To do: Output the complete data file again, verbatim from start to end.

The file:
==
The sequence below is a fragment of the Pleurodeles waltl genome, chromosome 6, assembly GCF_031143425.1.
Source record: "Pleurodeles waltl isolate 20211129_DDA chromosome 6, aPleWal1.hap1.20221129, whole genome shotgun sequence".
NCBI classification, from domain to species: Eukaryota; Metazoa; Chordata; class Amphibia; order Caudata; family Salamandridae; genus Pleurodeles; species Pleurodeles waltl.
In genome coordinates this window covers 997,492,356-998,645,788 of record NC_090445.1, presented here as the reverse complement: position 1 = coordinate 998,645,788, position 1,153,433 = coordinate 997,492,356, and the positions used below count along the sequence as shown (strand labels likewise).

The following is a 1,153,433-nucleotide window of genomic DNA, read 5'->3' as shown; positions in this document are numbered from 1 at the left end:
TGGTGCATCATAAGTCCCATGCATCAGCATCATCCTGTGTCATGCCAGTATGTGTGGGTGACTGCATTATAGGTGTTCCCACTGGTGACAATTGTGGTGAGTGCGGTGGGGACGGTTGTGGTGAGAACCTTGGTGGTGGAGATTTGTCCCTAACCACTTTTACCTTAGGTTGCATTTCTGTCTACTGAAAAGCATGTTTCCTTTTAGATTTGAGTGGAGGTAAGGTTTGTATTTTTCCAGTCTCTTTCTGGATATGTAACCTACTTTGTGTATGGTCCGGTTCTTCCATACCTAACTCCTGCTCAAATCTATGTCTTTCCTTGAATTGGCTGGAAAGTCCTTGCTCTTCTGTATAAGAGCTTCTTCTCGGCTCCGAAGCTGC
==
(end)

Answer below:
The sequence below is a fragment of the Pleurodeles waltl genome, chromosome 6, assembly GCF_031143425.1.
Source record: "Pleurodeles waltl isolate 20211129_DDA chromosome 6, aPleWal1.hap1.20221129, whole genome shotgun sequence".
NCBI classification, from domain to species: Eukaryota; Metazoa; Chordata; class Amphibia; order Caudata; family Salamandridae; genus Pleurodeles; species Pleurodeles waltl.
In genome coordinates this window covers 997,492,356-998,645,788 of record NC_090445.1, presented here as the reverse complement: position 1 = coordinate 998,645,788, position 1,153,433 = coordinate 997,492,356, and the positions used below count along the sequence as shown (strand labels likewise).

The following is a 1,153,433-nucleotide window of genomic DNA, read 5'->3' as shown; positions in this document are numbered from 1 at the left end:
TGGTGCATCATAAGTCCCATGCATCAGCATCATCCTGTGTCATGCCAGTATGTGTGGGTGACTGCATTATAGGTGTTCCCACTGGTGACAATTGTGGTGAGTGCGGTGGGGACGGTTGTGGTGAGAACCTTGGTGGTGGAGATTTGTCCCTAACCACTTTTACCTTAGGTTGCATTTCTGTCTACTGAAAAGCATGTTTCCTTTTAGATTTGAGTGGAGGTAAGGTTTGTATTTTTCCAGTCTCTTTCTGGATATGTAACCTACTTTGTGTATGGTCCGGTTCTTCCATACCTAACTCCTGCTCAAATCTATGTCTTTCCTTGAATTGGCTGGAAAGTCCTTGCTCTTCTGTATAAGAGCTTCTTCTCGGCTCCGAAGCTGC